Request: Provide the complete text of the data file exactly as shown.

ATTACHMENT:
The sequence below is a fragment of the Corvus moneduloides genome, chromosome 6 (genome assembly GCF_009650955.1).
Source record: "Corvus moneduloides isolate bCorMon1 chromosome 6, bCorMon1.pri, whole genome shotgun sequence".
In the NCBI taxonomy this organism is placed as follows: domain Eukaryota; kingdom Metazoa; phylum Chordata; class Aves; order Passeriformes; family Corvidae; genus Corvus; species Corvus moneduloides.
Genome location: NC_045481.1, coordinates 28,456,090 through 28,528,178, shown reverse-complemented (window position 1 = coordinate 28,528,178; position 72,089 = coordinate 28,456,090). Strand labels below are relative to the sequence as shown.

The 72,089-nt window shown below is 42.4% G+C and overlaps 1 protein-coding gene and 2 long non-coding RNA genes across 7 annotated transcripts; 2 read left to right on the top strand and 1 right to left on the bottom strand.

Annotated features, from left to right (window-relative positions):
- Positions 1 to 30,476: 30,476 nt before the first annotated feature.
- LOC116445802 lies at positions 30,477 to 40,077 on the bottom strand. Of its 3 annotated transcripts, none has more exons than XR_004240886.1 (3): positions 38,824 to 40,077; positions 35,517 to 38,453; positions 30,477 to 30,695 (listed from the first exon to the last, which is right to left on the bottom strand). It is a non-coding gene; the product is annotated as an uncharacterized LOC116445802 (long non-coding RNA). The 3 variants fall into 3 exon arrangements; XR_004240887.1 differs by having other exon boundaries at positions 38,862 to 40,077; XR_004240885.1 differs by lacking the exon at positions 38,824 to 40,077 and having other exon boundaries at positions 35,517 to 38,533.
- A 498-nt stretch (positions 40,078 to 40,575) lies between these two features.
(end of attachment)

The sequence below is a fragment of the Corvus moneduloides genome, chromosome 6 (genome assembly GCF_009650955.1).
Source record: "Corvus moneduloides isolate bCorMon1 chromosome 6, bCorMon1.pri, whole genome shotgun sequence".
In the NCBI taxonomy this organism is placed as follows: domain Eukaryota; kingdom Metazoa; phylum Chordata; class Aves; order Passeriformes; family Corvidae; genus Corvus; species Corvus moneduloides.
Genome location: NC_045481.1, coordinates 28,456,090 through 28,528,178, shown reverse-complemented (window position 1 = coordinate 28,528,178; position 72,089 = coordinate 28,456,090). Strand labels below are relative to the sequence as shown.

The 72,089-nt window shown below is 42.4% G+C and overlaps 1 protein-coding gene and 2 long non-coding RNA genes across 7 annotated transcripts; 2 read left to right on the top strand and 1 right to left on the bottom strand.

Annotated features, from left to right (window-relative positions):
- Positions 1 to 30,476: 30,476 nt before the first annotated feature.
- LOC116445802 lies at positions 30,477 to 40,077 on the bottom strand. Of its 3 annotated transcripts, none has more exons than XR_004240886.1 (3): positions 38,824 to 40,077; positions 35,517 to 38,453; positions 30,477 to 30,695 (listed from the first exon to the last, which is right to left on the bottom strand). It is a non-coding gene; the product is annotated as an uncharacterized LOC116445802 (long non-coding RNA). The 3 variants fall into 3 exon arrangements; XR_004240887.1 differs by having other exon boundaries at positions 38,862 to 40,077; XR_004240885.1 differs by lacking the exon at positions 38,824 to 40,077 and having other exon boundaries at positions 35,517 to 38,533.
- A 498-nt stretch (positions 40,078 to 40,575) lies between these two features.